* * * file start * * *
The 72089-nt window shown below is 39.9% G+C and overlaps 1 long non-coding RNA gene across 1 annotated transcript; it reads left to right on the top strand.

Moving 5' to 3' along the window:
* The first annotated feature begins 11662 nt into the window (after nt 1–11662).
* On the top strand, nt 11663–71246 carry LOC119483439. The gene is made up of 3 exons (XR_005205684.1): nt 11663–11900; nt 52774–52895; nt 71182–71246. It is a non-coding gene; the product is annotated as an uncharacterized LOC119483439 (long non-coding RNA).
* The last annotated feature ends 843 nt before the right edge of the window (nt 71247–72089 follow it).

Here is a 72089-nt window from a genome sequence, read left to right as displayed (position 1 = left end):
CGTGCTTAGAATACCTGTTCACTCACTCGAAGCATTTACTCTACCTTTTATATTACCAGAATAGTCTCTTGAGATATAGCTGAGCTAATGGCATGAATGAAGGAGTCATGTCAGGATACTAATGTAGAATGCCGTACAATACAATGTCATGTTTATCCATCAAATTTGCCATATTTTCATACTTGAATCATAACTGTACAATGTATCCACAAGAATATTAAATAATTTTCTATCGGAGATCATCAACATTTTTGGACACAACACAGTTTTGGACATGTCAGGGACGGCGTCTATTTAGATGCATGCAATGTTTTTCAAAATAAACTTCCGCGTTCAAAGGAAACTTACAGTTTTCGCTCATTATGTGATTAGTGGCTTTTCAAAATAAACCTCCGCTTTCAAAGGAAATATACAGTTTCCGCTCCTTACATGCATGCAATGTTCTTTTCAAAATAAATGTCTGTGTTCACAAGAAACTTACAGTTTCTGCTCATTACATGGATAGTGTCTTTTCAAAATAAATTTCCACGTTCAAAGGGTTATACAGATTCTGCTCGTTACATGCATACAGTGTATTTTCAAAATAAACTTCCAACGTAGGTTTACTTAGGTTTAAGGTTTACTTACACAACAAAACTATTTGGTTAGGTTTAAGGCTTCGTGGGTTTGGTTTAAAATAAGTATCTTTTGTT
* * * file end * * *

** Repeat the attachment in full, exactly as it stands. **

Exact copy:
The 72089-nt window shown below is 39.9% G+C and overlaps 1 long non-coding RNA gene across 1 annotated transcript; it reads left to right on the top strand.

Moving 5' to 3' along the window:
* The first annotated feature begins 11662 nt into the window (after nt 1–11662).
* On the top strand, nt 11663–71246 carry LOC119483439. The gene is made up of 3 exons (XR_005205684.1): nt 11663–11900; nt 52774–52895; nt 71182–71246. It is a non-coding gene; the product is annotated as an uncharacterized LOC119483439 (long non-coding RNA).
* The last annotated feature ends 843 nt before the right edge of the window (nt 71247–72089 follow it).

Here is a 72089-nt window from a genome sequence, read left to right as displayed (position 1 = left end):
CGTGCTTAGAATACCTGTTCACTCACTCGAAGCATTTACTCTACCTTTTATATTACCAGAATAGTCTCTTGAGATATAGCTGAGCTAATGGCATGAATGAAGGAGTCATGTCAGGATACTAATGTAGAATGCCGTACAATACAATGTCATGTTTATCCATCAAATTTGCCATATTTTCATACTTGAATCATAACTGTACAATGTATCCACAAGAATATTAAATAATTTTCTATCGGAGATCATCAACATTTTTGGACACAACACAGTTTTGGACATGTCAGGGACGGCGTCTATTTAGATGCATGCAATGTTTTTCAAAATAAACTTCCGCGTTCAAAGGAAACTTACAGTTTTCGCTCATTATGTGATTAGTGGCTTTTCAAAATAAACCTCCGCTTTCAAAGGAAATATACAGTTTCCGCTCCTTACATGCATGCAATGTTCTTTTCAAAATAAATGTCTGTGTTCACAAGAAACTTACAGTTTCTGCTCATTACATGGATAGTGTCTTTTCAAAATAAATTTCCACGTTCAAAGGGTTATACAGATTCTGCTCGTTACATGCATACAGTGTATTTTCAAAATAAACTTCCAACGTAGGTTTACTTAGGTTTAAGGTTTACTTACACAACAAAACTATTTGGTTAGGTTTAAGGCTTCGTGGGTTTGGTTTAAAATAAGTATCTTTTGTT